JACKSONVILLE, Fla. – Just this week the first results from the Pfizer COVID-19 vaccine trial show the vaccine is safe and effective in children 5 to 11 years old. Still, children all over the world are being monitored to see if those results hold true.
The Hendricks family, with five kids ranging from 15 months to 13 years old, decided to juggle dance, baseball, swimming, school, homework and having their three youngest children participate in the vaccine trial.
Cicely and Scotty Hendricks are Jacksonville natives but had just moved to Memphis when the wife saw an article about the trial.
“I thought, ‘Oh my gosh, this would be great,’” Cicely said.
She made a call to St. Jude Children’s Research Hospital.
“We literally were the last three in the country to enter the trial,” she said.
Cicely has worked in biotech pharmaceutical sales for 20 years and understands drugs don’t get to the public without clinical trials. She wanted her family to be a part of protecting others from this deadly virus.
“It’s super important to be on this side of history and because we wanted to let everybody know that this vaccine is safe,” Hendricks said. Her oldest son Tripp is 13 and he’s already vaccinated. As for 9-year-old Stone and 8-year-old Sevyn, they had to agree to participate and they can pull out at any time. “Once I explained to them the importance of you know what this vaccine means to the world and how you as a people should be looking to protect others they were all in,” Cicely said.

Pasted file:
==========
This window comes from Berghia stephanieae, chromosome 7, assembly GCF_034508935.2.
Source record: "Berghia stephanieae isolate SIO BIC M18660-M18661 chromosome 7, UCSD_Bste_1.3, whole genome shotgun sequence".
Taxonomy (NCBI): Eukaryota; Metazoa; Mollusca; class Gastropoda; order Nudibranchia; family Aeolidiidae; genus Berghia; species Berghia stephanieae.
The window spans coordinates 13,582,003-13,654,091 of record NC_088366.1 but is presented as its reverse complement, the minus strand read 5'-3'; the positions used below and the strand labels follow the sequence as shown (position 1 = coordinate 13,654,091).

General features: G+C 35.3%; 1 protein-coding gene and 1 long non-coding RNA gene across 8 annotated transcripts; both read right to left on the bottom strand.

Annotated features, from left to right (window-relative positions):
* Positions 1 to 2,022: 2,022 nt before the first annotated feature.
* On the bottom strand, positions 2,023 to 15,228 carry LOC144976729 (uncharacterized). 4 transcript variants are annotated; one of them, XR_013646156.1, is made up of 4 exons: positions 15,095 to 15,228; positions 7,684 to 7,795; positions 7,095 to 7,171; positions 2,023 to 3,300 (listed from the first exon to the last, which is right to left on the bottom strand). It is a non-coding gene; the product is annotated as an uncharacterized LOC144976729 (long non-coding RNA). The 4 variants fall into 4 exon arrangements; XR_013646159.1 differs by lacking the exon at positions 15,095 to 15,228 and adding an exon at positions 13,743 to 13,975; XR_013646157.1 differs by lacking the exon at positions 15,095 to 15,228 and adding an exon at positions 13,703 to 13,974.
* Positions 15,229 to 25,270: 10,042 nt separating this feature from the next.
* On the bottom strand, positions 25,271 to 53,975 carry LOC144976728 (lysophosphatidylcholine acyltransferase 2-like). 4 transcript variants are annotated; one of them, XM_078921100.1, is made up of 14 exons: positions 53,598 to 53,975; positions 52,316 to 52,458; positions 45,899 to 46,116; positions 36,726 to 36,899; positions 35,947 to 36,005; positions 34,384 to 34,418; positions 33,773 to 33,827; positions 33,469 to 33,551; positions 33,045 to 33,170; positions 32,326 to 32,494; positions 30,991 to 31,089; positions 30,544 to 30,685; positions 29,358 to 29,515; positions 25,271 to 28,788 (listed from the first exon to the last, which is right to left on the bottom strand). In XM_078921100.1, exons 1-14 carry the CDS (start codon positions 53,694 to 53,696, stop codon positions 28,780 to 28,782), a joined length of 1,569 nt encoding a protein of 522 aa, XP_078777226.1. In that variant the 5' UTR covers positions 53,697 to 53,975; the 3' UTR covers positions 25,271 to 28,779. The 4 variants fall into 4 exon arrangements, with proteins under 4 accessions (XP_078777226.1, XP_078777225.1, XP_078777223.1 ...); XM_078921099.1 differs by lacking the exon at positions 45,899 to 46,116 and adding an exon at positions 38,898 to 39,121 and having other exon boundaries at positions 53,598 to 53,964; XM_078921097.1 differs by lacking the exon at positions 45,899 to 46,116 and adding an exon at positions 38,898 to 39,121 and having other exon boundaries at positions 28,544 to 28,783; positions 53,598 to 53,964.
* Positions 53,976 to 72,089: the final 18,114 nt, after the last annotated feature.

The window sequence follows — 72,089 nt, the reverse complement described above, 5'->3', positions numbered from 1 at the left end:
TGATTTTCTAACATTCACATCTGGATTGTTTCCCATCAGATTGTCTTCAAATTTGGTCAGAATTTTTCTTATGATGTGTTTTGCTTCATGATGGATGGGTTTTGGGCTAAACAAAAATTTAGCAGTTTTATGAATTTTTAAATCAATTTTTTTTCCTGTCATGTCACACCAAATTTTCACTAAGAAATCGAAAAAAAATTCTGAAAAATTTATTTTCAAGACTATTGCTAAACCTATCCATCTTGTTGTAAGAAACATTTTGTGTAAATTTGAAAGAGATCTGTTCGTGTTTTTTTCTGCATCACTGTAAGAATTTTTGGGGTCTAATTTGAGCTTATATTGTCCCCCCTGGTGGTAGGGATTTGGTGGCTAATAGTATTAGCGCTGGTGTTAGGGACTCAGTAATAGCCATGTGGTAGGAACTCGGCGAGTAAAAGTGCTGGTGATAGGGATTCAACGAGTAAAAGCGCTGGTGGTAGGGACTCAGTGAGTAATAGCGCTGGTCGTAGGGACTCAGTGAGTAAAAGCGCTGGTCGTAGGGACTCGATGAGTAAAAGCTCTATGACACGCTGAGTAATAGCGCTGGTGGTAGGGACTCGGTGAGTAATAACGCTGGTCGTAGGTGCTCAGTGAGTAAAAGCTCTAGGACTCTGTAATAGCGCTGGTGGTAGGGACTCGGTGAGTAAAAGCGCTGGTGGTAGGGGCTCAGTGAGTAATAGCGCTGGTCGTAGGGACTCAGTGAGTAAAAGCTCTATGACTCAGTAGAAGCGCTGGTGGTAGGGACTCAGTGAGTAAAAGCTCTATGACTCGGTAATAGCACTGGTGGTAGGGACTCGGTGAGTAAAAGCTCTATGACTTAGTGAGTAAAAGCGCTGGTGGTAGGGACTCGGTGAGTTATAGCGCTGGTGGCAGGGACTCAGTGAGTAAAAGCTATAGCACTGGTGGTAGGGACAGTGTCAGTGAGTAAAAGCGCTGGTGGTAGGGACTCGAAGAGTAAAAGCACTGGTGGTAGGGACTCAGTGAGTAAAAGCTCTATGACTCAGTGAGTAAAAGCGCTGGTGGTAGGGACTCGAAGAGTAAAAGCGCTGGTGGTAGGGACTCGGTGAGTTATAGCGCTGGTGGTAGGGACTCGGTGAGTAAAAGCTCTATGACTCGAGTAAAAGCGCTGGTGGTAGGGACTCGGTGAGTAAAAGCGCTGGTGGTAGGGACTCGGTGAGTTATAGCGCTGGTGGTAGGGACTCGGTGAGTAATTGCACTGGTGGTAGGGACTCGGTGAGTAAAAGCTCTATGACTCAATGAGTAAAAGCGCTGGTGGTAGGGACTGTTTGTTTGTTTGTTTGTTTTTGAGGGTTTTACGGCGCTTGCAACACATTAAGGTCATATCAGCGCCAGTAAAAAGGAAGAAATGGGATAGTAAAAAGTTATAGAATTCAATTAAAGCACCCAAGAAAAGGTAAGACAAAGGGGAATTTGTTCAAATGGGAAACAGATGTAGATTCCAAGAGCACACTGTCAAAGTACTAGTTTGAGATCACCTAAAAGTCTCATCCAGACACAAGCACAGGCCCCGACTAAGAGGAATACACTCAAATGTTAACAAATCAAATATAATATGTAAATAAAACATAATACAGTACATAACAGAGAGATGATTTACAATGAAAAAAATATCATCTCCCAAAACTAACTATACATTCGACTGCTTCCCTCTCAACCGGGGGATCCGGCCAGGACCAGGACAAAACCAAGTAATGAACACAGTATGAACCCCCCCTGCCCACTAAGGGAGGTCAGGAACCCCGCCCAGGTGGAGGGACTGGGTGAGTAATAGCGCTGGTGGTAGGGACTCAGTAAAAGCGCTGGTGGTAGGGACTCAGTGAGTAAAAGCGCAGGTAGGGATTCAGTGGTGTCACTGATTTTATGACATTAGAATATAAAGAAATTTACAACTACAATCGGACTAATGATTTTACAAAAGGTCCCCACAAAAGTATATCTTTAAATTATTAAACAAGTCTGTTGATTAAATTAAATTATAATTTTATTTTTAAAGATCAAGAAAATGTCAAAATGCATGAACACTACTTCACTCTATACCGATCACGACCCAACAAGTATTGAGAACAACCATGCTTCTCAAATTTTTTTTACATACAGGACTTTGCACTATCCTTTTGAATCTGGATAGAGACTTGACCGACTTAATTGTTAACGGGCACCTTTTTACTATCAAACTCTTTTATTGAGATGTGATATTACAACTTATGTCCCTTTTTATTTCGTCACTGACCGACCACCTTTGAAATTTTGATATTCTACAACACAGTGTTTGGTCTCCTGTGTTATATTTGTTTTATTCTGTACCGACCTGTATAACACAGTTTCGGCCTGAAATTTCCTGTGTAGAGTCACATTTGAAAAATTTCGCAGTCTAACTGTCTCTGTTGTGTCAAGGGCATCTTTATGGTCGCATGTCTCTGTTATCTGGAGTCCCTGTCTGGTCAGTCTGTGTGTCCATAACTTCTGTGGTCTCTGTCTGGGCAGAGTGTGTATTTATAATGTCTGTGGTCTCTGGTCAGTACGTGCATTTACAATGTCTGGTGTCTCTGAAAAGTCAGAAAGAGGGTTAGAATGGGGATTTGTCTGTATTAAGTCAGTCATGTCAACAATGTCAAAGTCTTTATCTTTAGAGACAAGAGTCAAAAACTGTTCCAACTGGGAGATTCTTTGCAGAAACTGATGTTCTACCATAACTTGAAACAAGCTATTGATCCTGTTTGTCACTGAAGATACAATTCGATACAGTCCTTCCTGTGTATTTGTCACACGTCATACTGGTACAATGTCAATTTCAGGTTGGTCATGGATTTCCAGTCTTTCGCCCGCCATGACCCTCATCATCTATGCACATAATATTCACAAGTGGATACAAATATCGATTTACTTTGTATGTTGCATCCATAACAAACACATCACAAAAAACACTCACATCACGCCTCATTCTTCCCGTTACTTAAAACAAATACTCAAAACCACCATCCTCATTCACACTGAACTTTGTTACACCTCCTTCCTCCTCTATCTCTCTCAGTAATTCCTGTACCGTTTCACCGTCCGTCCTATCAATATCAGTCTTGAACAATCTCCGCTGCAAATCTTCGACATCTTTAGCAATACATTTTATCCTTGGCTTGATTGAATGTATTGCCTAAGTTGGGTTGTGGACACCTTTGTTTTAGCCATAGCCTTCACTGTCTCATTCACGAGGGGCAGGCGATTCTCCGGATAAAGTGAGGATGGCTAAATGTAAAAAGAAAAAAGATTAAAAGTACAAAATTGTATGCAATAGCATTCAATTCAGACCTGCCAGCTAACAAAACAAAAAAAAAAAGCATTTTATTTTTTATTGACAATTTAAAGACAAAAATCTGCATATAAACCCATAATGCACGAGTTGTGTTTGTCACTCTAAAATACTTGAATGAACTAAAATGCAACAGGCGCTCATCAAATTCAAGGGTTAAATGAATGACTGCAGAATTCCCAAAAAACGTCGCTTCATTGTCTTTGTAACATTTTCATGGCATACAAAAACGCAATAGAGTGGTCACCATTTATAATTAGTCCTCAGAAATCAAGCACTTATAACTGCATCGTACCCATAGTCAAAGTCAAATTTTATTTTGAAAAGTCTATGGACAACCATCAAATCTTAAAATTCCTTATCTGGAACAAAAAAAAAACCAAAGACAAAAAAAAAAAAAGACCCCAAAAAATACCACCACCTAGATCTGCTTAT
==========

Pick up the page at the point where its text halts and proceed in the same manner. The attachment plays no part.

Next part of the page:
Slad, her 15-month-old, put up the biggest fuss.
“Hers was mostly because there was blood drawn there’s a lot of other things that you know happened prior to getting the injection and she was like OK listen, but I mean she was great. The nurses at Saint Jude hospital were amazing,” Cicely said.
It’s a double-blind placebo-controlled study. The researcher nor the families know if the kids even got the vaccine but when the vaccine is approved, Hendricks said they’ll be first in line to get it.
“It’s just very important once you know we get approval for this vaccine. Trust your healthcare provider, talk to them, ask questions. Do your own due diligence, you know people like to say I’m doing research. The research has been done, the research has been proven, it’s been almost 20 years of research for this particular molecule that is going into this vaccine. So just talk to your healthcare provider but what we must do if we want to get on the other side of this pandemic and the only way to do that is for people to be vaccinated,” Cicely said.
Taking part in a clinical trial is a commitment. The Hendrick family must monitor the kids for a year, record any side effects and they must check in with researchers as well. Cicely knows how important it is to have a diverse population in clinical trials so that the results represent all people.
“We know the history of African-Americans and clinical trials and some of the things that you know we’ve had to deal with. Just not trusting being on that side of what gets drugs to market. So, what I wanted to do is make sure that people understood that if we’re not represented in the clinical trials we won’t be there and will not be able to really show how it works in our bodies and so, for me having, that representation of African-American children in this trial was extremely important,” Cicely said.